PARENTING TO INDIVIDUAL PERSONALITIES
There’s a story that a child psychologist used to lecture on “Ten Commandments for Parents.” After his own first child was born, he changed that to “Seven Rules for Parents.” Then a second child arrived, and the program became “Suggestions for Parents.” By the time his third child was in kindergarten, he had given up the lecture circuit.
It’s a major parenting challenge to stay attuned to the needs of two or more children all gifted with different personalities, talents, and interests. Some parents respond by trying to force everyone into the same mold, which rarely accomplishes more than to stifle children’s growth and strain family relationships. It’s far better to learn and grow along with your kids—and, like them, you can succeed by doing what needs doing, one day at a time.
Get to Know Everyone
Even infants show individual personality in their responses to stimuli, the volume and frequency of their “voices,” and their activity levels. From birth onward, make a habit of noting typical behavior and showing the kids how to channel their natural skills. Also consider their personalities when you administer more general instruction: do they respond better to gentle encouragement or to a kind-but-firm hand?
If you’re expecting a second child (or a third, if your first two are much alike), be doubly conscientious about getting to know them as individuals. It’s easy to assume your firstborn is universally typical, and many parents have panicked unnecessarily because their second child didn’t respond identically to identical circumstances.
Beware Any Form of Favoritism
Hopefully, the dreaded cliché “Why can’t you be like your brother?” is absent from your parenting vocabulary. There are subtler ways of playing favorites, though. Watch out for the following habits:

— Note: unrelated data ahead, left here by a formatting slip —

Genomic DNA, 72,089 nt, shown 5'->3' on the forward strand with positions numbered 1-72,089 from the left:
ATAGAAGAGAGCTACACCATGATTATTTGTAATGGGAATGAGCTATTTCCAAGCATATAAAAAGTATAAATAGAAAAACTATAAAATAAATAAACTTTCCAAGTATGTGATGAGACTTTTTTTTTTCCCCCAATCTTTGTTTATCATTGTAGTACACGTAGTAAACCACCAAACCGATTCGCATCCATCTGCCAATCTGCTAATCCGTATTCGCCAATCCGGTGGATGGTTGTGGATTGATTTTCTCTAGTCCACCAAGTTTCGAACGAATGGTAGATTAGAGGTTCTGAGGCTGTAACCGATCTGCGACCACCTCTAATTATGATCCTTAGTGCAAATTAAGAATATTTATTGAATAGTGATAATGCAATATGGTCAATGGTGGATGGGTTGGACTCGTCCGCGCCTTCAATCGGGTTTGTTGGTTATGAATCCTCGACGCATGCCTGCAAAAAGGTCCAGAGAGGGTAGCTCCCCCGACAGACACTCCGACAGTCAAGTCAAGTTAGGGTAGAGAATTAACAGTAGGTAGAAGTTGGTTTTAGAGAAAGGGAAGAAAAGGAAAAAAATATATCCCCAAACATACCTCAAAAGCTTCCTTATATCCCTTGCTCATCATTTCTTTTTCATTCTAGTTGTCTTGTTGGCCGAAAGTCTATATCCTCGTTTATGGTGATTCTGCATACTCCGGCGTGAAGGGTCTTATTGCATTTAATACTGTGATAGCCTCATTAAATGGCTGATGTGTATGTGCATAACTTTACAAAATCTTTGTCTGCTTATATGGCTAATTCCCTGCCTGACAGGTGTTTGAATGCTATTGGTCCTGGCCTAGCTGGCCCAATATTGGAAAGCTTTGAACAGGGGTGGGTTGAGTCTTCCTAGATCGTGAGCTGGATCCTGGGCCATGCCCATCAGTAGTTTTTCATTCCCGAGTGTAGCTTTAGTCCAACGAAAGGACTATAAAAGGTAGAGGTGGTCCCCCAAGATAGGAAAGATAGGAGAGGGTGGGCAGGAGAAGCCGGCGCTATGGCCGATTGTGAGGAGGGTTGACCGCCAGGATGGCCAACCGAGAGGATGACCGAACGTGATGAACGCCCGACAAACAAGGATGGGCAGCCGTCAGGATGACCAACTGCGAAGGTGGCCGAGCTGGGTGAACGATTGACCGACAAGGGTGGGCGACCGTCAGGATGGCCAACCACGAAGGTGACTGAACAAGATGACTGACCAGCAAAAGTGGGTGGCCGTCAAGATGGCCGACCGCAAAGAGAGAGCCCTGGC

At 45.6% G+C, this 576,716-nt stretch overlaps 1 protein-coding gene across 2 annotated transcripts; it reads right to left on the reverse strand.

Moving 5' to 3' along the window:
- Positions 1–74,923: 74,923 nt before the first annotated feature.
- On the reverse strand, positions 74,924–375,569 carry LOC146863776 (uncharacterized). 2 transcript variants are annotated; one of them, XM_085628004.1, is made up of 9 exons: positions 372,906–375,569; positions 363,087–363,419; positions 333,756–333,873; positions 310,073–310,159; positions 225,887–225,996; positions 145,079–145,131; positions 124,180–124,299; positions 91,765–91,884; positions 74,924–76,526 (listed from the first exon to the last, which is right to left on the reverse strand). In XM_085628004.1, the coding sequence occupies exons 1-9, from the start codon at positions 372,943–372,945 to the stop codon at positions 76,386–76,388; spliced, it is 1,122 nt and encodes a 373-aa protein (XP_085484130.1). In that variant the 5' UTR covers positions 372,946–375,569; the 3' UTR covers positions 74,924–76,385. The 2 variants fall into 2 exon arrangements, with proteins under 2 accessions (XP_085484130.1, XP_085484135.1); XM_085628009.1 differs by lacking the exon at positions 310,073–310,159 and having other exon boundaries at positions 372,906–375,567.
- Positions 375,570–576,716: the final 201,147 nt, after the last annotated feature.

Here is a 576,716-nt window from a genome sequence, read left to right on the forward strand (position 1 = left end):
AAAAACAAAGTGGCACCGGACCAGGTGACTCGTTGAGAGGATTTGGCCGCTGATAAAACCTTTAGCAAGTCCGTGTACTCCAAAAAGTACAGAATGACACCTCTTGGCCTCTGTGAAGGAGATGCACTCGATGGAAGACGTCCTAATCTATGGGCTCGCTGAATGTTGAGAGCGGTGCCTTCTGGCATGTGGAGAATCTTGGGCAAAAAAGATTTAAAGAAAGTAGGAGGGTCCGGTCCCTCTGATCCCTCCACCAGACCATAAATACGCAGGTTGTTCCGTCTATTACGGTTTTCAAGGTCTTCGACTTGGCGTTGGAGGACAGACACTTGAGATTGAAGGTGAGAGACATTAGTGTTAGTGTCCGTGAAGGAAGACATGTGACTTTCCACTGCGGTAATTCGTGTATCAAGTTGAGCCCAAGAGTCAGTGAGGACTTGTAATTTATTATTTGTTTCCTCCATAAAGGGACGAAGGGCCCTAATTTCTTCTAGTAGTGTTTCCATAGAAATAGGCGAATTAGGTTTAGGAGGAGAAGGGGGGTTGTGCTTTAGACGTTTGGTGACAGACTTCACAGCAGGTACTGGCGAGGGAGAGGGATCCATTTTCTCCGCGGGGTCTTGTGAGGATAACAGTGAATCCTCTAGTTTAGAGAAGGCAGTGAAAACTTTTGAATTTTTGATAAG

- Enthusiastically praising one child’s achievements while stopping at a quick “Good job” with everyone else. (And if you attend one child’s every soccer game, you’d better be at her sister’s art fair.)
- Always asking the same child to “help you out,” especially if you get into that habit because the other child is “too much trouble” to wrangle cooperation from.
- Pitying one child who has special struggles, and failing to empathize with siblings who have to make sacrifices or tolerate difficult behavior. (Before telling any child to “Be reasonable, your brother doesn’t know any better,” think hard about whether you’re being reasonable in your expectations of both kids. Expecting too little is as bad as demanding too much.)
P. S. In your drive to eliminate favoritism, don’t go to the opposite extreme and start measuring and weighing to make sure no one gets one extra milligram of ice cream. This just encourages kids to start suspecting favoritism everywhere.
Appreciate Natural Differences
If you’re really worried about a child’s natural tendencies—or your ability to live with them—talk to a family therapist. But you can deal with most concerns simply by reading up on different personality types, temperaments, and learning styles: how to recognize them; how to work with them; and, most importantly, how to celebrate them. The world needs people with every gift to be active contributors and to appreciate themselves and everyone else. Start all your kids on this track early, by placing it high among your family values!